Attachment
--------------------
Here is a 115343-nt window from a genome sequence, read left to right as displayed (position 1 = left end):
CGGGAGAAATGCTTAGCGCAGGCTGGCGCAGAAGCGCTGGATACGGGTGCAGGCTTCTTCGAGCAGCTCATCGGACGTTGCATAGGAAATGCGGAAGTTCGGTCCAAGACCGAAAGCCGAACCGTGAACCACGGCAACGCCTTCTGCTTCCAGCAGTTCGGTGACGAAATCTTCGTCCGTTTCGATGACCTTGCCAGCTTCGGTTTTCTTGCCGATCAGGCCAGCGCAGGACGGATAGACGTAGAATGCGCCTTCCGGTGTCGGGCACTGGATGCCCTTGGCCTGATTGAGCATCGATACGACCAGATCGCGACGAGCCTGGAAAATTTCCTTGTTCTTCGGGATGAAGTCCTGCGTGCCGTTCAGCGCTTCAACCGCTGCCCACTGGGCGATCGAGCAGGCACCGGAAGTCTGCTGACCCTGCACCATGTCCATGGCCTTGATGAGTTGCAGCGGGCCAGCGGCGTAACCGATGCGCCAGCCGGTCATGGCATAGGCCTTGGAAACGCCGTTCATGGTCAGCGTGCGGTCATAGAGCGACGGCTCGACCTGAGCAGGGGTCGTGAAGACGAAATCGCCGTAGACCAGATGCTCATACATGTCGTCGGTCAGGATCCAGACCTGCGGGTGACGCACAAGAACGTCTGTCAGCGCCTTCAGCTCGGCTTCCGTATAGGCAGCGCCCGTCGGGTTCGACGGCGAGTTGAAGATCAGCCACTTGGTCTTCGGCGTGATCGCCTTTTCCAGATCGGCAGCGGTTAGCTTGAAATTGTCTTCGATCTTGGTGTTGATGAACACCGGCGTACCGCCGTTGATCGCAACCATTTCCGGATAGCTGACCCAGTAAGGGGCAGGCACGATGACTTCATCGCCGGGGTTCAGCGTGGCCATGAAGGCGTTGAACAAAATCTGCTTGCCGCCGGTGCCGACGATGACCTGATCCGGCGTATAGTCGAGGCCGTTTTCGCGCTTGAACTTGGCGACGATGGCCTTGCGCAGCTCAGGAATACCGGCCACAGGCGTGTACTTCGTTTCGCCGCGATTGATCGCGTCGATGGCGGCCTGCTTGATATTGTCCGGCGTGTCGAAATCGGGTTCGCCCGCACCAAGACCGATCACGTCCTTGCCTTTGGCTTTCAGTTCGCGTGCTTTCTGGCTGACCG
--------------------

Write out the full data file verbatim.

Here is a 115343-nt window from a genome sequence, read left to right as displayed (position 1 = left end):
CGGGAGAAATGCTTAGCGCAGGCTGGCGCAGAAGCGCTGGATACGGGTGCAGGCTTCTTCGAGCAGCTCATCGGACGTTGCATAGGAAATGCGGAAGTTCGGTCCAAGACCGAAAGCCGAACCGTGAACCACGGCAACGCCTTCTGCTTCCAGCAGTTCGGTGACGAAATCTTCGTCCGTTTCGATGACCTTGCCAGCTTCGGTTTTCTTGCCGATCAGGCCAGCGCAGGACGGATAGACGTAGAATGCGCCTTCCGGTGTCGGGCACTGGATGCCCTTGGCCTGATTGAGCATCGATACGACCAGATCGCGACGAGCCTGGAAAATTTCCTTGTTCTTCGGGATGAAGTCCTGCGTGCCGTTCAGCGCTTCAACCGCTGCCCACTGGGCGATCGAGCAGGCACCGGAAGTCTGCTGACCCTGCACCATGTCCATGGCCTTGATGAGTTGCAGCGGGCCAGCGGCGTAACCGATGCGCCAGCCGGTCATGGCATAGGCCTTGGAAACGCCGTTCATGGTCAGCGTGCGGTCATAGAGCGACGGCTCGACCTGAGCAGGGGTCGTGAAGACGAAATCGCCGTAGACCAGATGCTCATACATGTCGTCGGTCAGGATCCAGACCTGCGGGTGACGCACAAGAACGTCTGTCAGCGCCTTCAGCTCGGCTTCCGTATAGGCAGCGCCCGTCGGGTTCGACGGCGAGTTGAAGATCAGCCACTTGGTCTTCGGCGTGATCGCCTTTTCCAGATCGGCAGCGGTTAGCTTGAAATTGTCTTCGATCTTGGTGTTGATGAACACCGGCGTACCGCCGTTGATCGCAACCATTTCCGGATAGCTGACCCAGTAAGGGGCAGGCACGATGACTTCATCGCCGGGGTTCAGCGTGGCCATGAAGGCGTTGAACAAAATCTGCTTGCCGCCGGTGCCGACGATGACCTGATCCGGCGTATAGTCGAGGCCGTTTTCGCGCTTGAACTTGGCGACGATGGCCTTGCGCAGCTCAGGAATACCGGCCACAGGCGTGTACTTCGTTTCGCCGCGATTGATCGCGTCGATGGCGGCCTGCTTGATATTGTCCGGCGTGTCGAAATCGGGTTCGCCCGCACCAAGACCGATCACGTCCTTGCCTTTGGCTTTCAGTTCGCGTGCTTTCTGGCTGACCG